The adjacent mural expresses solidarity with the Syrian Kurds – see Rojava Offensive.
“In solidarity with the Kurdish fighters YPG/YPJ. Against ISIS, fundamentalism & patriarchy.” Turkey commenced its ‘Rojava Offensive’ on Tuesday (October 9th) with airstrikes along the border with northern Syria in the autonomous area of Rojava (Guardian). Its aim is to establish a “safe zone” 20 miles deep along the entire length of Kurdish-controlled Syria. Standing against them are the SDF (Syrian Democratic Forces), including YPG and YPJ units – Yekîneyên Parastina Jin are the Women’s Defense Units, an all-female militia from Rojava founded in 2013 (WP).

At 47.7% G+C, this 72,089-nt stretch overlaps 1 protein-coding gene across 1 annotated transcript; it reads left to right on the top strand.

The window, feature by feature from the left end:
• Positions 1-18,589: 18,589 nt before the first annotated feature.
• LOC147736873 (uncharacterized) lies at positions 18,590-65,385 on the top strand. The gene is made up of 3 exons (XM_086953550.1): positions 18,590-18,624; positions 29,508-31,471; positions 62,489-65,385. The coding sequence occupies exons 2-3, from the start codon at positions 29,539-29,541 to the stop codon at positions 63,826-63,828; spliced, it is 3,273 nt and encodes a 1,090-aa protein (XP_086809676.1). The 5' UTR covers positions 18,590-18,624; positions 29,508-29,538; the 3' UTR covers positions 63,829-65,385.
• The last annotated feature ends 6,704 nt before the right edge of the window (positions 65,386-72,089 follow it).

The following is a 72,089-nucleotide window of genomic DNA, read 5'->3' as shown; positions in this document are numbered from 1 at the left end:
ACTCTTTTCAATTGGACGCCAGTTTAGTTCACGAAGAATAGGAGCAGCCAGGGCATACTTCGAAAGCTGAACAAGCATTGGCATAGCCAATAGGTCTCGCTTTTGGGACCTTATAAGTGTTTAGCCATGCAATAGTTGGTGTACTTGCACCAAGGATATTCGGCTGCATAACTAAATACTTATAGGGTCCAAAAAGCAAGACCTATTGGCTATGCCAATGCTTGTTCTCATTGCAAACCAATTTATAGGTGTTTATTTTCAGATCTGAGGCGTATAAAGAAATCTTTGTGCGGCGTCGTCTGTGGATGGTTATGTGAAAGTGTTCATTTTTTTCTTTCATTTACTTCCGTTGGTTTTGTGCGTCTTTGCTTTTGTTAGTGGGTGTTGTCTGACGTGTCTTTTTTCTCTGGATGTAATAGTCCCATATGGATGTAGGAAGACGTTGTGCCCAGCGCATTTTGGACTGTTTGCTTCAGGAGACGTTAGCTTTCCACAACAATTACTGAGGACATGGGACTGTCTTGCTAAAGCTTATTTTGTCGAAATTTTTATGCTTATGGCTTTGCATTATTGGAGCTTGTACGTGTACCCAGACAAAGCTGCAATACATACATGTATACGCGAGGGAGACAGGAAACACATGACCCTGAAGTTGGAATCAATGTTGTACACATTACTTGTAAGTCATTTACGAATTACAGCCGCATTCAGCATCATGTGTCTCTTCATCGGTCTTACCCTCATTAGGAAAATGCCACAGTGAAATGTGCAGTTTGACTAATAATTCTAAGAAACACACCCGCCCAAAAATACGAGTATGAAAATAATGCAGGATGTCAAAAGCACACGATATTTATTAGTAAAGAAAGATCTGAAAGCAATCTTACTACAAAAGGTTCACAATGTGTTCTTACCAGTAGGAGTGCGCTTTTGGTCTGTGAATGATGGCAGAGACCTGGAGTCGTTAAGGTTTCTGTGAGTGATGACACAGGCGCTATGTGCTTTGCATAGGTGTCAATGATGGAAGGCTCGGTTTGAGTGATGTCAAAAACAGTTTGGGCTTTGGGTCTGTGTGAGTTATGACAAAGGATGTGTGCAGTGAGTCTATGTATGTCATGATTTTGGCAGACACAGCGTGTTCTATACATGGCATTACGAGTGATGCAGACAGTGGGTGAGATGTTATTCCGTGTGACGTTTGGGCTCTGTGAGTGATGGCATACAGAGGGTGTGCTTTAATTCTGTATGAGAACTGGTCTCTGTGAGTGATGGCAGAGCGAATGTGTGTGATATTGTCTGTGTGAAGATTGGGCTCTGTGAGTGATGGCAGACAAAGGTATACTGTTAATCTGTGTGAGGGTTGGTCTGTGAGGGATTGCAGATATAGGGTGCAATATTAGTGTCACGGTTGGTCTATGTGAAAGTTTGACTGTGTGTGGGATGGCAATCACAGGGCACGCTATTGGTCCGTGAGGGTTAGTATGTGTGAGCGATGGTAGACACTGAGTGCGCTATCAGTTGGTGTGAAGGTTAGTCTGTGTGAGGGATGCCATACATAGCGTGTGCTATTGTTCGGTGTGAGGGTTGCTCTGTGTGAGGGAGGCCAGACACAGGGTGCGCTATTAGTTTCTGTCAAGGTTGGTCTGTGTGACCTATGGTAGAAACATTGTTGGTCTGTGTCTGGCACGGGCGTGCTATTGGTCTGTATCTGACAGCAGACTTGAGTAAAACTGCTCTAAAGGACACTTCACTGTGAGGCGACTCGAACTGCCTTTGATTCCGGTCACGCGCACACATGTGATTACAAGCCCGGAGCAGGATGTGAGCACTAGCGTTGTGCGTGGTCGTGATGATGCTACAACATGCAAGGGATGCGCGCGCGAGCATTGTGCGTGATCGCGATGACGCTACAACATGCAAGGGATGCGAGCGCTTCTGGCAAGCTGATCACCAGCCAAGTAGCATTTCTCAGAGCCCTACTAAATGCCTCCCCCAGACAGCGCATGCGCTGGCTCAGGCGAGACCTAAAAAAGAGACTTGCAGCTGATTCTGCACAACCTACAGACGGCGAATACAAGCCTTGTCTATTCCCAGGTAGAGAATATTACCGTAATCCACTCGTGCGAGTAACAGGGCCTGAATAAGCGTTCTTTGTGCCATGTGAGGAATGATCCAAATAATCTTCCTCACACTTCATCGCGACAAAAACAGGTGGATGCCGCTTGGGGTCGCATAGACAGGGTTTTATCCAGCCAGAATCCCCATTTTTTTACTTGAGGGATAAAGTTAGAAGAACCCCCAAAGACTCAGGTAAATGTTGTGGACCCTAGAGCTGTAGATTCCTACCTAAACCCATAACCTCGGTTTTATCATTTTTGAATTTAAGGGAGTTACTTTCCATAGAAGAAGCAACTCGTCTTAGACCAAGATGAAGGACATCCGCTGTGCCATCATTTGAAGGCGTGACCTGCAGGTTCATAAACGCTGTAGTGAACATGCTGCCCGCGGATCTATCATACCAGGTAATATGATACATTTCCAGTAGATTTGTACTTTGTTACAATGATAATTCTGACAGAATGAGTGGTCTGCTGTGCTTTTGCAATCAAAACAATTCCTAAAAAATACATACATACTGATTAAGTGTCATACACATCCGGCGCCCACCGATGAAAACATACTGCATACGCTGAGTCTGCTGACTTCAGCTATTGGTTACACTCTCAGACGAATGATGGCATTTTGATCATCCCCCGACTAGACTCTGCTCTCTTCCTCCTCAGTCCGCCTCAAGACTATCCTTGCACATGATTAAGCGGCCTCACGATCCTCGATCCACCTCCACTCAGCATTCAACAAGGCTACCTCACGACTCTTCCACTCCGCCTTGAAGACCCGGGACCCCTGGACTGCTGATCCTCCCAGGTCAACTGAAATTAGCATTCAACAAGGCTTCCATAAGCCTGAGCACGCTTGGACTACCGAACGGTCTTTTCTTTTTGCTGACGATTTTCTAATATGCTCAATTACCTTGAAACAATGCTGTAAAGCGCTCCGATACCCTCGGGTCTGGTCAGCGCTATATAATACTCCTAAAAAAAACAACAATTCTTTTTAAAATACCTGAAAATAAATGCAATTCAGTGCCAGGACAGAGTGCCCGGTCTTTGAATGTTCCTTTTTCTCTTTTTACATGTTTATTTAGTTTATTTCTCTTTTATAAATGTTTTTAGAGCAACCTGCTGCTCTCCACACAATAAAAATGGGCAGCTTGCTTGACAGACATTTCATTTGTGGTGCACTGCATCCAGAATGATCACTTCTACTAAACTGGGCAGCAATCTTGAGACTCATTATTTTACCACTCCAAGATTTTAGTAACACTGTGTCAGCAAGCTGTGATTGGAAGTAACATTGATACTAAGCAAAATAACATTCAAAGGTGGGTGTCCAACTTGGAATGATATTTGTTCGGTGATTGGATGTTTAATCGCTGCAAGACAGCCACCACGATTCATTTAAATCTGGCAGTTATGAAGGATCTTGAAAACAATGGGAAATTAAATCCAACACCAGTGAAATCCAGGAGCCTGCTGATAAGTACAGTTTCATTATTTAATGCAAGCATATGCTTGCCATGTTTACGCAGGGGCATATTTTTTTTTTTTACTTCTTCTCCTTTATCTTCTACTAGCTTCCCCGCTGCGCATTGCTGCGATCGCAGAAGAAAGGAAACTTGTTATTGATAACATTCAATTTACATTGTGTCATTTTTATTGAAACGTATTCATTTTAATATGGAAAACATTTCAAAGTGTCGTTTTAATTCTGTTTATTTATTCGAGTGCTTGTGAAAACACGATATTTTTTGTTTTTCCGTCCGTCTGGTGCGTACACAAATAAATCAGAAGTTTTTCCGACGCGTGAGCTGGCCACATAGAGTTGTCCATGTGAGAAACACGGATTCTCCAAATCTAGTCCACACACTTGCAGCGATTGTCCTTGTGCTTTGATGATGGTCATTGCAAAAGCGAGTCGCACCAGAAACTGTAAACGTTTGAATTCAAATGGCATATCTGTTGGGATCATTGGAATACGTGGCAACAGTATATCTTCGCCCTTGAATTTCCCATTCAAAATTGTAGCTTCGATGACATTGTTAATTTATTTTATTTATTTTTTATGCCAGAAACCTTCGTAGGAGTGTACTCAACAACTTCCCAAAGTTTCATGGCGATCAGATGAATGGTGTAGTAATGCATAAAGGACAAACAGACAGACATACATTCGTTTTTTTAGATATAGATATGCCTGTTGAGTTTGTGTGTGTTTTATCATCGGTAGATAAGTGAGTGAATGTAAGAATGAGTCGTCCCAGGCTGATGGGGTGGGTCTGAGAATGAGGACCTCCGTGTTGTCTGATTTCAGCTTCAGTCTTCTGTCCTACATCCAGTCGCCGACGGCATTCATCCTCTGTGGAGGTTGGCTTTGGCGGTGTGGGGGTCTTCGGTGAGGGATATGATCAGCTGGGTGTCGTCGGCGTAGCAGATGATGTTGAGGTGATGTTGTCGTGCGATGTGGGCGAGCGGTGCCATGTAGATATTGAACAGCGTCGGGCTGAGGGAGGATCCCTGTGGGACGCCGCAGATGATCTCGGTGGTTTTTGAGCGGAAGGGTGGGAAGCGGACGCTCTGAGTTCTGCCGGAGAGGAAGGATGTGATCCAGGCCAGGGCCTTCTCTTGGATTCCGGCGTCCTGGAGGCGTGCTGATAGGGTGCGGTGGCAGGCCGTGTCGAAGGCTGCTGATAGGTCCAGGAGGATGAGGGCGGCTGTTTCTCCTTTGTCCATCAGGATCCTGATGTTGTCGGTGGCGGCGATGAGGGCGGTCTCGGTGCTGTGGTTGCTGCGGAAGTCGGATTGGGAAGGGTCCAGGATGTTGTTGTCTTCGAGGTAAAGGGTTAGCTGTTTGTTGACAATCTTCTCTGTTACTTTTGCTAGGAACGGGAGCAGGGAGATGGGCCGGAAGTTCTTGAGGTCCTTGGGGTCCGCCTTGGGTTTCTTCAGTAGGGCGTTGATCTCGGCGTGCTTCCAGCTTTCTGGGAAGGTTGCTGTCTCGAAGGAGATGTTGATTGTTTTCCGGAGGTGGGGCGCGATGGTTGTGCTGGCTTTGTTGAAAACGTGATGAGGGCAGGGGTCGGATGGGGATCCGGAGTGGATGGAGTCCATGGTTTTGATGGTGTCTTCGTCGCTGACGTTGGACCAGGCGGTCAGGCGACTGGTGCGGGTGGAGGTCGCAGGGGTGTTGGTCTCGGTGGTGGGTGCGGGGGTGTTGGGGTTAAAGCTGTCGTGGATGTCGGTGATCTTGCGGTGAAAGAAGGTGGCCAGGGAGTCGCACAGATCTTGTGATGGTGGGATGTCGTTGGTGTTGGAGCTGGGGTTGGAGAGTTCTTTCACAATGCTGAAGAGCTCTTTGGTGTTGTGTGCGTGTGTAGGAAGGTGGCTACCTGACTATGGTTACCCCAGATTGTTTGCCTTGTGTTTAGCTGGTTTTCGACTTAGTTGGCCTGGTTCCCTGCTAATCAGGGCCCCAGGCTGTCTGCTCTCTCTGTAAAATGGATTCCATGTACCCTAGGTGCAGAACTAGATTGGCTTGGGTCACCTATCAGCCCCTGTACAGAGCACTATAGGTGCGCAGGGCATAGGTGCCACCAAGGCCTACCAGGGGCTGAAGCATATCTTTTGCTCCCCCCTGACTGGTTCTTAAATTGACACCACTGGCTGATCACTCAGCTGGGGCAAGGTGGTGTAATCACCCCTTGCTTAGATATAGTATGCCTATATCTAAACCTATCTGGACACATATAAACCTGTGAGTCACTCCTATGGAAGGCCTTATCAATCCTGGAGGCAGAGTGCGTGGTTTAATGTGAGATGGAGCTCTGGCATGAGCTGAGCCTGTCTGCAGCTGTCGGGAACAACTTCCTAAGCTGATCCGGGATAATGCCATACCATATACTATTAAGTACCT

Not involved are US forces – US President Trump withdrew American forces in advance of the attack, a move decried by both Democrats and Republicans as a betrayal of Kurdish partnership in the campaign against ISIS, which took 11,00 Kurdish lives (WP). Trump added insult to injury by defending the move on the grounds that the Kurds “did not help us with Normandy” (Guardian). You would expect no less from the man who on Monday touted his own “great and unmatched wisdom” (tw).
The mural above, which reproduces a popular poster on social media, is on the International Wall.